The influence of the favorable genes on the reduction of shear force for steaks aged for 7 days and 14 days was measured using statistical analyses. The favorable calpastatin genetic marker, C, was associated with a reduction in shear force of -0.11 pounds after seven-day aging and -0.22 pounds after 14-day aging of steaks. The reduction in shear force for the CAPN-316 favorable genetic marker was -0.46 pounds after seven-day aging and -0.66 pounds after 14-day aging. For CAPN-4751, the reduction in shear force was -0.44 pounds for steaks aged seven days and -0.60 pounds for steaks aged 14 days.

Combining the results from favorable genetic markers from both the CAPN-316 and CAPN-4751 positions, the reduction in shear force for steaks aged 7 days and 14 days would be approximately 2 pounds compared to steers with no favorable genetic marker alleles at these two positions. This lower shear force is very important and is similar to that found in n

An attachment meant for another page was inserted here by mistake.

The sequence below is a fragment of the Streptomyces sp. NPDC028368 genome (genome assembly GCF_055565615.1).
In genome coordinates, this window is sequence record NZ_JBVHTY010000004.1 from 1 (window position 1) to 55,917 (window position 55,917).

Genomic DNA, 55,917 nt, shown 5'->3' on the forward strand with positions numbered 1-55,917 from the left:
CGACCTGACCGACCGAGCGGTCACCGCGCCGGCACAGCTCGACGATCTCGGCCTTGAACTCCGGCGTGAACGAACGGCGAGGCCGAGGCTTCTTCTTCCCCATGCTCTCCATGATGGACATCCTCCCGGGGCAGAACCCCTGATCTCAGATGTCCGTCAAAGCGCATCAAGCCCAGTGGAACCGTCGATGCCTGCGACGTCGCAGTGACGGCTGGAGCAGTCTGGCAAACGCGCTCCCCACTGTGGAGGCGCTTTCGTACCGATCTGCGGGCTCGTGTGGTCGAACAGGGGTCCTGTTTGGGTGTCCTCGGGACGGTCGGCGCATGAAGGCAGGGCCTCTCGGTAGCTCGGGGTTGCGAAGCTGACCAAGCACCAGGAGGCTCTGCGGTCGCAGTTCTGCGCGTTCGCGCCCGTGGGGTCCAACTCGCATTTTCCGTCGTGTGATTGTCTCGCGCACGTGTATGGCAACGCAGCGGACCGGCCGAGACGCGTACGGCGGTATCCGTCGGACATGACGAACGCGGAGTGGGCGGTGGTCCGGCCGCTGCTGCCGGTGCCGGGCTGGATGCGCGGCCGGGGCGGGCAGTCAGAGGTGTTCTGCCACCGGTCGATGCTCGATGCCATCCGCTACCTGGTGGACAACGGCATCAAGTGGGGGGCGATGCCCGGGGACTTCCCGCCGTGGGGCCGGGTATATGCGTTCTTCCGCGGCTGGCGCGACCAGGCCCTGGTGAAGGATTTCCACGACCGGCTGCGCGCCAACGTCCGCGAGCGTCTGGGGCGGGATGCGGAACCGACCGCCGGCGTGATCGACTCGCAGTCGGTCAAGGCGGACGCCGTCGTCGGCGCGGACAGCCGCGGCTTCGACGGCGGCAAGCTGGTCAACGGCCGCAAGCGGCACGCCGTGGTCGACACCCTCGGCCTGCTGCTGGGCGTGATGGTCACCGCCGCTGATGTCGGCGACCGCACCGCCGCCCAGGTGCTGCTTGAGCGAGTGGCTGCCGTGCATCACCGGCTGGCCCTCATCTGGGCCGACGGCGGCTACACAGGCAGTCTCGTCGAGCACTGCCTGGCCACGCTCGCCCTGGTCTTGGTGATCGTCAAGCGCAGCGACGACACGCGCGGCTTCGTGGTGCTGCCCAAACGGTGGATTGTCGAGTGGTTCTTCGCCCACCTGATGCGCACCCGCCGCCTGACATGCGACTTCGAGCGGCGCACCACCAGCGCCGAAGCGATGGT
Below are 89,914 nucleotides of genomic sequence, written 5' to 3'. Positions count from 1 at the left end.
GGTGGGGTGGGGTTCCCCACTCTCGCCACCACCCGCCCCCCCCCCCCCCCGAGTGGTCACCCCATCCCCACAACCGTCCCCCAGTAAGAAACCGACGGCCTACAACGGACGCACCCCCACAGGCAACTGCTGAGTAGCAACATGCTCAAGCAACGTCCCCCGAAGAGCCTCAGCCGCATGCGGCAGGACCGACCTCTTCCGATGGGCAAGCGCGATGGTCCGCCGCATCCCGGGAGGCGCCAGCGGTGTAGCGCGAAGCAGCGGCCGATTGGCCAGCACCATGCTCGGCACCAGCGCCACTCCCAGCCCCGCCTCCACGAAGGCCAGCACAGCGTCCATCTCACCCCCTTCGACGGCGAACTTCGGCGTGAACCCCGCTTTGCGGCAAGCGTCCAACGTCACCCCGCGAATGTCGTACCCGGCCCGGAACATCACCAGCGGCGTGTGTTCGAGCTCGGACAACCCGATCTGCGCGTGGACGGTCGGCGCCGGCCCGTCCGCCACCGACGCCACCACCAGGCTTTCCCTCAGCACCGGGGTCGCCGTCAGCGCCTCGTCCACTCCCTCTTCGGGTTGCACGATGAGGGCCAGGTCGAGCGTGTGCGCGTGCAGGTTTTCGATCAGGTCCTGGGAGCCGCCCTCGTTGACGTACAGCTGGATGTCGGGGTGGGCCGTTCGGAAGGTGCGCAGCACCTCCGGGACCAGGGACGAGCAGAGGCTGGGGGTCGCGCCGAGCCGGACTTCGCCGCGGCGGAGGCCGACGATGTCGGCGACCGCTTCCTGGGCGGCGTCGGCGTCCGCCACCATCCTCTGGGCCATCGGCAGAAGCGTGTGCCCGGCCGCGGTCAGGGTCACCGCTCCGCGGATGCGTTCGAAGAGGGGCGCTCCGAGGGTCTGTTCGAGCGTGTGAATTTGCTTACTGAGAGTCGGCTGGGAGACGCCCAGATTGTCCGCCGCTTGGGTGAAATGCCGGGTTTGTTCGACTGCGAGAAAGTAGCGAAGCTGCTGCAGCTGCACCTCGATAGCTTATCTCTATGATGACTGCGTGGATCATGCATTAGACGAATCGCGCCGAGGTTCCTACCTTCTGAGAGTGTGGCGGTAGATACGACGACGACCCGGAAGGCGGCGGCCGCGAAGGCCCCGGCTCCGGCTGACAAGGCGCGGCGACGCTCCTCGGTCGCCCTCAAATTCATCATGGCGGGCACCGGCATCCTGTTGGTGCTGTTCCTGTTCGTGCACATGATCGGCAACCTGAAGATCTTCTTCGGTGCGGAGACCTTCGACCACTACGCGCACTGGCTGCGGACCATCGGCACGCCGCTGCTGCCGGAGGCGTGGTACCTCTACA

on-Brahman breeds of cattle with similar genetic marker composition. Differences in tenderness of fed animals can be predicted before feeding by the combination of favorable genetic markers. While feedlot managers are interested in tenderness of fed animals, cattle breeders who produce feeder calves are more interested in the complement of favorable tenderness genes that sires and dams can transmit to their offspring. Sires and dams with four favorable genetic markers at the calpain positions will transmit two of these favorable markers to each of their progeny.